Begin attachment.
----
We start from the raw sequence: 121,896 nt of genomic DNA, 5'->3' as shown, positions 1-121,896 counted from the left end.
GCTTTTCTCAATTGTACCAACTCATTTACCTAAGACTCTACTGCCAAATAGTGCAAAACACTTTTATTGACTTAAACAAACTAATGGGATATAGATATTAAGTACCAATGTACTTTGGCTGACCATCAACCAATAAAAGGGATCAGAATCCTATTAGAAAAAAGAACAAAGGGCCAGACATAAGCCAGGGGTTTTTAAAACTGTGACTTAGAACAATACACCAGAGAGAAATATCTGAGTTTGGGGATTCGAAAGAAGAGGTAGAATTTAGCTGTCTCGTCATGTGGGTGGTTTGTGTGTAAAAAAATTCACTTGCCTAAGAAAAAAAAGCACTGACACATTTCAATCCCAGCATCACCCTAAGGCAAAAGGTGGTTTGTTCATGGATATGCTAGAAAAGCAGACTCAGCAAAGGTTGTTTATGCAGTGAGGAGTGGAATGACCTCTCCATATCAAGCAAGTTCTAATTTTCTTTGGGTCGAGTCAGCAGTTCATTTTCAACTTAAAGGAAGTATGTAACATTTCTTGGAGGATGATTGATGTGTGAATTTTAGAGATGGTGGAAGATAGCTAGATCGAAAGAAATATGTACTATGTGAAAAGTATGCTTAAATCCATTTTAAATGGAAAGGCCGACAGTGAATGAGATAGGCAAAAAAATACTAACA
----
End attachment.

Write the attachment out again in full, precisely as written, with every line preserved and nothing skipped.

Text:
We start from the raw sequence: 121,896 nt of genomic DNA, 5'->3' as shown, positions 1-121,896 counted from the left end.
GCTTTTCTCAATTGTACCAACTCATTTACCTAAGACTCTACTGCCAAATAGTGCAAAACACTTTTATTGACTTAAACAAACTAATGGGATATAGATATTAAGTACCAATGTACTTTGGCTGACCATCAACCAATAAAAGGGATCAGAATCCTATTAGAAAAAAGAACAAAGGGCCAGACATAAGCCAGGGGTTTTTAAAACTGTGACTTAGAACAATACACCAGAGAGAAATATCTGAGTTTGGGGATTCGAAAGAAGAGGTAGAATTTAGCTGTCTCGTCATGTGGGTGGTTTGTGTGTAAAAAAATTCACTTGCCTAAGAAAAAAAAGCACTGACACATTTCAATCCCAGCATCACCCTAAGGCAAAAGGTGGTTTGTTCATGGATATGCTAGAAAAGCAGACTCAGCAAAGGTTGTTTATGCAGTGAGGAGTGGAATGACCTCTCCATATCAAGCAAGTTCTAATTTTCTTTGGGTCGAGTCAGCAGTTCATTTTCAACTTAAAGGAAGTATGTAACATTTCTTGGAGGATGATTGATGTGTGAATTTTAGAGATGGTGGAAGATAGCTAGATCGAAAGAAATATGTACTATGTGAAAAGTATGCTTAAATCCATTTTAAATGGAAAGGCCGACAGTGAATGAGATAGGCAAAAAAATACTAACA